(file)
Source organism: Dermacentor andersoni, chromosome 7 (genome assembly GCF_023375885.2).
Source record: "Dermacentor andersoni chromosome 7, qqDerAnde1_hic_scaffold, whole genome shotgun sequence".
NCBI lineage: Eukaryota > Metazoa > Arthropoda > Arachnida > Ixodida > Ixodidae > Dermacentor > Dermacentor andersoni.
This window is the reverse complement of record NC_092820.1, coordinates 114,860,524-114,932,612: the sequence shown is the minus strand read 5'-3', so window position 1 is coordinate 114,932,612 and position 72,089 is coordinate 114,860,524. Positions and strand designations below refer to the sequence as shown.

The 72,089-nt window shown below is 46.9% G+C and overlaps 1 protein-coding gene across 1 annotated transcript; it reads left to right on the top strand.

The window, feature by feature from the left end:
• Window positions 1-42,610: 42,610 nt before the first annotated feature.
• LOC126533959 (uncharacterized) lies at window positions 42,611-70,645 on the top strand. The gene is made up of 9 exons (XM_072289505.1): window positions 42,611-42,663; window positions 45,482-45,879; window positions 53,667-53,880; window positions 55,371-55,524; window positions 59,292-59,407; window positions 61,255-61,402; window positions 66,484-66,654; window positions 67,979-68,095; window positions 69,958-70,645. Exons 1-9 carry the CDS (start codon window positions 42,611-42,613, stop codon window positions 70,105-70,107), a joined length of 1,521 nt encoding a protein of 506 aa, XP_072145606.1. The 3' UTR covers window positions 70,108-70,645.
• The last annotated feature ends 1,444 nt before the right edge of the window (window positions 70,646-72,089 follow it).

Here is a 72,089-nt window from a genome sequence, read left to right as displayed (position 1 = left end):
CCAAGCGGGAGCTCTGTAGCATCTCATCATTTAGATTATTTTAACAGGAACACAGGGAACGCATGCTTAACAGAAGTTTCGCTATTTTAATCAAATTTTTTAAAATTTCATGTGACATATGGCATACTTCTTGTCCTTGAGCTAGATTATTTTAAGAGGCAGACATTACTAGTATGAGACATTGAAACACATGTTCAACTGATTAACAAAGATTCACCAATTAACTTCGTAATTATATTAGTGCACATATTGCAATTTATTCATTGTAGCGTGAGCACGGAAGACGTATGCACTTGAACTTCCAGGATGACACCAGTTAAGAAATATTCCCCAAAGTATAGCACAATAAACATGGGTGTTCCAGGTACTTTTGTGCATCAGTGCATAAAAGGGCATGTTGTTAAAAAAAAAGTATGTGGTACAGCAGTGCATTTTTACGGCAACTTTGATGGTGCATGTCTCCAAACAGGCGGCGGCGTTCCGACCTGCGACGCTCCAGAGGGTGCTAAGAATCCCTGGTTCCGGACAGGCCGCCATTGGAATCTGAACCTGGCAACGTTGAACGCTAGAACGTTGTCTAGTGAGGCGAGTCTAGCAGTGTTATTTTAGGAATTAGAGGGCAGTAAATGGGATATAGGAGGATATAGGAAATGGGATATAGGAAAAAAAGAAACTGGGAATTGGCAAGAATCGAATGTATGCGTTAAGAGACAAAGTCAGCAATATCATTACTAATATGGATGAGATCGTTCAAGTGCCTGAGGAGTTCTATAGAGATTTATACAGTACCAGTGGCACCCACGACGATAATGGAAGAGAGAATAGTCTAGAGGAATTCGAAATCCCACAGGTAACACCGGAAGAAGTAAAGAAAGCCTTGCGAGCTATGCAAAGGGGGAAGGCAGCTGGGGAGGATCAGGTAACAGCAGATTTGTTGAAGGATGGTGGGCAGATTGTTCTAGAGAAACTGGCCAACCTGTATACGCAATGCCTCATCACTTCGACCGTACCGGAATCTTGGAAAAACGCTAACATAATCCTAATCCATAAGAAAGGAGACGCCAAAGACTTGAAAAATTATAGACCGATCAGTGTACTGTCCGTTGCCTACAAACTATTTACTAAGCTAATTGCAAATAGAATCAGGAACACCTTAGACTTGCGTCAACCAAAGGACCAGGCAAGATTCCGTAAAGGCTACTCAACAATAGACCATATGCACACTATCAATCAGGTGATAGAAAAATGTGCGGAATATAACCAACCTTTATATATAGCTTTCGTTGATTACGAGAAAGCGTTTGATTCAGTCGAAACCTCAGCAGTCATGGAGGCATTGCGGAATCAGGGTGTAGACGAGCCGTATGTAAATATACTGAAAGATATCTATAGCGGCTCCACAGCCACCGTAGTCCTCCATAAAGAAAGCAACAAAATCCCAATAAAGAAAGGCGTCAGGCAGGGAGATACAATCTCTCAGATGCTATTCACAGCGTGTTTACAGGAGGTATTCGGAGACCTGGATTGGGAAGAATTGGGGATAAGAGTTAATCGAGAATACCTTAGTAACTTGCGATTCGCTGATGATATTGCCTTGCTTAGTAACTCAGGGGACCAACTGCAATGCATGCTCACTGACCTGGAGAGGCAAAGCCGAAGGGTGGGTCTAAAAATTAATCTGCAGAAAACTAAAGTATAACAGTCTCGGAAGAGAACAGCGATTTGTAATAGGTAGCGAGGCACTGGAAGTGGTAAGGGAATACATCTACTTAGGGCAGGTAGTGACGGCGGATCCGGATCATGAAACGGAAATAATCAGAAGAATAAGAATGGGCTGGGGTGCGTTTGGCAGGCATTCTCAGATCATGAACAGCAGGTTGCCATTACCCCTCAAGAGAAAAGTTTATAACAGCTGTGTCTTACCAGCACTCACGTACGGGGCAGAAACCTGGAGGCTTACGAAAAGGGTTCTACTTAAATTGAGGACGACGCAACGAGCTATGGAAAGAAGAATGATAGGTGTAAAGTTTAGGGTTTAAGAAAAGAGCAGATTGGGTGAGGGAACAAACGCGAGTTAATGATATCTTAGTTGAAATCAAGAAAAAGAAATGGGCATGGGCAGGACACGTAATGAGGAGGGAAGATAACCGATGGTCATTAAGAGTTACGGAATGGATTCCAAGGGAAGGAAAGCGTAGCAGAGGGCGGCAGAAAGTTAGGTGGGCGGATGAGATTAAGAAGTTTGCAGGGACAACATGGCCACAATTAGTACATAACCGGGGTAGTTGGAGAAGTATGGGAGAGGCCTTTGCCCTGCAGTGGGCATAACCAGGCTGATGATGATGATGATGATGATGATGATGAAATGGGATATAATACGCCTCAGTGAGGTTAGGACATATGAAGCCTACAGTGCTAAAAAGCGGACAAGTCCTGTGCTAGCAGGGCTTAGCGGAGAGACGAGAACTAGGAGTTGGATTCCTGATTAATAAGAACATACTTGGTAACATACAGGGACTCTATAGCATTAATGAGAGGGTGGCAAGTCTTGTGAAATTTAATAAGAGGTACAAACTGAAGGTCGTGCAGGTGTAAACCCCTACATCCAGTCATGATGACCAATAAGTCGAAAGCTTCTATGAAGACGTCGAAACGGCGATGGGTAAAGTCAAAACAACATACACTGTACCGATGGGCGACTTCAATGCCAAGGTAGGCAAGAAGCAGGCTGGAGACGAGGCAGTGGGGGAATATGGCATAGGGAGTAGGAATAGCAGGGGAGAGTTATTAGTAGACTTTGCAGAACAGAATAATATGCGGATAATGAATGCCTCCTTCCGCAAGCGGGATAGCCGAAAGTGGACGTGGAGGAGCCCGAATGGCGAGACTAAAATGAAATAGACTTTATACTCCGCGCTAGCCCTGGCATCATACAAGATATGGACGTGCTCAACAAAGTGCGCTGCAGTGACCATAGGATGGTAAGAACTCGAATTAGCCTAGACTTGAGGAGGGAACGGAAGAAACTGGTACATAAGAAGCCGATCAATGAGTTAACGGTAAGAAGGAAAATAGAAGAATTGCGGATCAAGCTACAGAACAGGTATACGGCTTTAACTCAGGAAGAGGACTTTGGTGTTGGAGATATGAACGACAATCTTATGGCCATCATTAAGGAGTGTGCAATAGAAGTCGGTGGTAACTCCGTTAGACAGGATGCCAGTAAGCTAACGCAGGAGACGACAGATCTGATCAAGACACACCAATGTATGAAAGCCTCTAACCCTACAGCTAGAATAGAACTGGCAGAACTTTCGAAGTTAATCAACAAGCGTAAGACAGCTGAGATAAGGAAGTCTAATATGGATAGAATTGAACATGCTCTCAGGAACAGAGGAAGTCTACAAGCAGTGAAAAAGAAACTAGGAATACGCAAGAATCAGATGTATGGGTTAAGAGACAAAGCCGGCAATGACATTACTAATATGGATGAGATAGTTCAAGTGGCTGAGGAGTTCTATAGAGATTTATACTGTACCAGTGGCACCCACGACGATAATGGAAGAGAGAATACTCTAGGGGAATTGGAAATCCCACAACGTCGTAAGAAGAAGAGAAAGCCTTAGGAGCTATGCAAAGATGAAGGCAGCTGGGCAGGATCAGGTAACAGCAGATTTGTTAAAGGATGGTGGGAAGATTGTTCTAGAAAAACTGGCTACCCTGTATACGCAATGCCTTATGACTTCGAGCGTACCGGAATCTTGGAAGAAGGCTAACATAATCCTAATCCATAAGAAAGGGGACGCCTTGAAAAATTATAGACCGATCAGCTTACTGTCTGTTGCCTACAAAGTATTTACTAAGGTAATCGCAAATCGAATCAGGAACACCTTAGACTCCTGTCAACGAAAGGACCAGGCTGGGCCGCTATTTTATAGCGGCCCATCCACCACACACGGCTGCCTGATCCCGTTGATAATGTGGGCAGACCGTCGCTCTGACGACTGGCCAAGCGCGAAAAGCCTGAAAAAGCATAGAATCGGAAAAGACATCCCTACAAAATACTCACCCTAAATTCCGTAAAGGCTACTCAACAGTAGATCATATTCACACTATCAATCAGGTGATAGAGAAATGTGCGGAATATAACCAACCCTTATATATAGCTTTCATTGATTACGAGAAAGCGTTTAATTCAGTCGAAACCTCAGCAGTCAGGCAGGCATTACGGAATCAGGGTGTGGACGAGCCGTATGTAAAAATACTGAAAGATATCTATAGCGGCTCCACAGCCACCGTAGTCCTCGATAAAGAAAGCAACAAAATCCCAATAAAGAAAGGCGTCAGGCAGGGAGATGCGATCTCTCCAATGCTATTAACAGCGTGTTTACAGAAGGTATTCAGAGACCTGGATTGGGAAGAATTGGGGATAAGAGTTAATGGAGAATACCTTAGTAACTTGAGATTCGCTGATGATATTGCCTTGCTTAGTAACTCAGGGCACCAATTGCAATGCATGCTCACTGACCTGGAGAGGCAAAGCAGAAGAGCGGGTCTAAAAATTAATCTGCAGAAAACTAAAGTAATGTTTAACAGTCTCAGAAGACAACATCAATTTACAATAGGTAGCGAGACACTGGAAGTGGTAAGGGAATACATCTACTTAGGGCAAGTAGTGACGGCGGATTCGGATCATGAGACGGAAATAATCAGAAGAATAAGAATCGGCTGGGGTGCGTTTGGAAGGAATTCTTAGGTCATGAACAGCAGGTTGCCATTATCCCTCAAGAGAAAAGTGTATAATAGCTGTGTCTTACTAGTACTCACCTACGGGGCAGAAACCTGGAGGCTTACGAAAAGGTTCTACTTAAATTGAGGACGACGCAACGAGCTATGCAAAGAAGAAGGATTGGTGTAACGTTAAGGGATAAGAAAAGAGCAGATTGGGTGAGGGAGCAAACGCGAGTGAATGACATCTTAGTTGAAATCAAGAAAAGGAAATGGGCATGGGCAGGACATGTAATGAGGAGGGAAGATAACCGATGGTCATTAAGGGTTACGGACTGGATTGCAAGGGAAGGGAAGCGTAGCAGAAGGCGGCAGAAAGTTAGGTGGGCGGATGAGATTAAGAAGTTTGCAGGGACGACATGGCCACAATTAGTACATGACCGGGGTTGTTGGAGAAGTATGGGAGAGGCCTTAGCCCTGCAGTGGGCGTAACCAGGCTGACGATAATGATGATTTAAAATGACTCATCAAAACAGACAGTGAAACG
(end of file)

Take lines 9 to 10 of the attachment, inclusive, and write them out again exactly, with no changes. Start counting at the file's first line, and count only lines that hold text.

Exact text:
• The last annotated feature ends 1,444 nt before the right edge of the window (window positions 70,646-72,089 follow it).

Here is a 72,089-nt window from a genome sequence, read left to right as displayed (position 1 = left end):